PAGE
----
Assistant Professor of Education, Harvard Graduate School of Education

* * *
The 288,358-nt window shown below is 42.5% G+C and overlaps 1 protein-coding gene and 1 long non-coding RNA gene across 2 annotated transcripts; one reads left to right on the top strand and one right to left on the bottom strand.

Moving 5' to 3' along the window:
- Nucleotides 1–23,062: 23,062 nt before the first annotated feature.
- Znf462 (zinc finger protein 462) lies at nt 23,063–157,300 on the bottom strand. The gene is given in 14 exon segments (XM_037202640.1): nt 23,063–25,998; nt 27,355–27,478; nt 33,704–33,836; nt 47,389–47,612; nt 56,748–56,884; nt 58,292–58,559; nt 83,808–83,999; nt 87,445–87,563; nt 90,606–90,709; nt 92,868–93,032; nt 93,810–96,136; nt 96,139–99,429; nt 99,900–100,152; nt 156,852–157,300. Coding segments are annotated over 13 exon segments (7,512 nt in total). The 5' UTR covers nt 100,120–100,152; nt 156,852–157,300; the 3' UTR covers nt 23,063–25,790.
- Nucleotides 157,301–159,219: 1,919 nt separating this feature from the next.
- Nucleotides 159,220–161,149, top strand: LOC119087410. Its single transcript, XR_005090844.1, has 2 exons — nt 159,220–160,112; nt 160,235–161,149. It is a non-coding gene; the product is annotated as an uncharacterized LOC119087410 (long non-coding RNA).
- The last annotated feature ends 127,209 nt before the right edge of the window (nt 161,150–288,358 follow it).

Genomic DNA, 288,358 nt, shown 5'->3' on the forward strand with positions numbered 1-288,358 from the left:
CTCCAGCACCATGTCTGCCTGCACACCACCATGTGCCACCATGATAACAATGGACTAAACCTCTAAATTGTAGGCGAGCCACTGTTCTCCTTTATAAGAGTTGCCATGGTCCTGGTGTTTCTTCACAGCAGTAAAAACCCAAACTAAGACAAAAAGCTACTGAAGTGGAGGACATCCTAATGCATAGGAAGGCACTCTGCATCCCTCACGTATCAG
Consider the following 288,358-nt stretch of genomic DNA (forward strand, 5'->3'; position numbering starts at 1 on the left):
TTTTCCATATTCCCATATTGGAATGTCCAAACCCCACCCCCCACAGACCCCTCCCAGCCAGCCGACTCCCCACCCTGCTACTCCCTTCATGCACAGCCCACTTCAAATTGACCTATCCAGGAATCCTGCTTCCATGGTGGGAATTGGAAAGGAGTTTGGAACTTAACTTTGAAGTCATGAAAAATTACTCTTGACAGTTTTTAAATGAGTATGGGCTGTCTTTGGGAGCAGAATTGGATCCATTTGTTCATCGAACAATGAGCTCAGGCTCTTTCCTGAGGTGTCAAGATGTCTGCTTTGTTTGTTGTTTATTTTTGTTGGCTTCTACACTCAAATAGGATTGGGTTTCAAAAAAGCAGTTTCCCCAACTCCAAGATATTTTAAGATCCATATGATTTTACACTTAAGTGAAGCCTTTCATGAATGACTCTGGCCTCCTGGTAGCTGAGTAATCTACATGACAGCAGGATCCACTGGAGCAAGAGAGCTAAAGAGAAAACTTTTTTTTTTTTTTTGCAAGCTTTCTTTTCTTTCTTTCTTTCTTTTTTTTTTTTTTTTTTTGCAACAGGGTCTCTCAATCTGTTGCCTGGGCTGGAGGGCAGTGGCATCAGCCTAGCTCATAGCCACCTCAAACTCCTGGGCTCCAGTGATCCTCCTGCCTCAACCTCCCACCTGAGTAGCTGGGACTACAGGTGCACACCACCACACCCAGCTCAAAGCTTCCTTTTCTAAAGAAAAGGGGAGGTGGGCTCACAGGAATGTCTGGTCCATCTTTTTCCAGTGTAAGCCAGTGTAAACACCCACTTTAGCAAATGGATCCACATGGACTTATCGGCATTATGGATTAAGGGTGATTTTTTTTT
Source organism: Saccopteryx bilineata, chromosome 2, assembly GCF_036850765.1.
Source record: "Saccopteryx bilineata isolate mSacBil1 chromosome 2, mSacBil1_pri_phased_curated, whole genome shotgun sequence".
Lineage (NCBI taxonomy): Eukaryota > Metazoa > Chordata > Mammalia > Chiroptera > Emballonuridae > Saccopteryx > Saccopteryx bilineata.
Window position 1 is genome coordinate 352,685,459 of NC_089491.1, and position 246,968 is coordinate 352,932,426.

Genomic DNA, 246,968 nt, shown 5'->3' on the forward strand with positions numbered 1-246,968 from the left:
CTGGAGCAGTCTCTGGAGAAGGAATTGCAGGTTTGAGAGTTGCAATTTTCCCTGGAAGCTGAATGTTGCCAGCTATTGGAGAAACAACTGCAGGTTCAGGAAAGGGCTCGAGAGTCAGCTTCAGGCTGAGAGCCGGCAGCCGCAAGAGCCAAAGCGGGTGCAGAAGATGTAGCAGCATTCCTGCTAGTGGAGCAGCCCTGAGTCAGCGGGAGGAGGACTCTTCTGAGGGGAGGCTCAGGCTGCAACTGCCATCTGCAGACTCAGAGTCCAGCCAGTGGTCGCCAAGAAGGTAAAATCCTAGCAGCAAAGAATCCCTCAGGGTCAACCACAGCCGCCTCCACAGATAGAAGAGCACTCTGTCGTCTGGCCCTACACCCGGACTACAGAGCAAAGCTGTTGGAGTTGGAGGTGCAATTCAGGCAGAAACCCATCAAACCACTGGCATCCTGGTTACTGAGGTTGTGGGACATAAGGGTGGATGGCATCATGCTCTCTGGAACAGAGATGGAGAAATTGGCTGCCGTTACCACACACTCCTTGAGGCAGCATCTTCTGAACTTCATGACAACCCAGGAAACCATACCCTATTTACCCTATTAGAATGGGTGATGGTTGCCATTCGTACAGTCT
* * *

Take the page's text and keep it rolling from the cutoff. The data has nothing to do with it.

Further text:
A growing number of American states and school districts require students to meet basic performance standards in core academic subjects at key transition points in order to be promoted to the next grade. We exploit a discontinuity in the probability of third grade retention under a Florida test-based promotion policy to study the causal effect of retention on student outcomes over time. Regression discontinuity estimates indicate large short-term gains in achievement among retained students and a sharp reduction in the probability of retention in subsequent years. The achievement gains from retention fade out gradually over time, however, and are statistically insignificant after six years. Despite this fade out, our results suggest that previous evidence that early retention leads to adverse academic outcomes is misleading due to unobserved differences between retained and promoted students. They also imply that the educational and opportunity costs associated with retaining a student in the early grades are substantially less than a full year of per pupil spending and foregone earnings.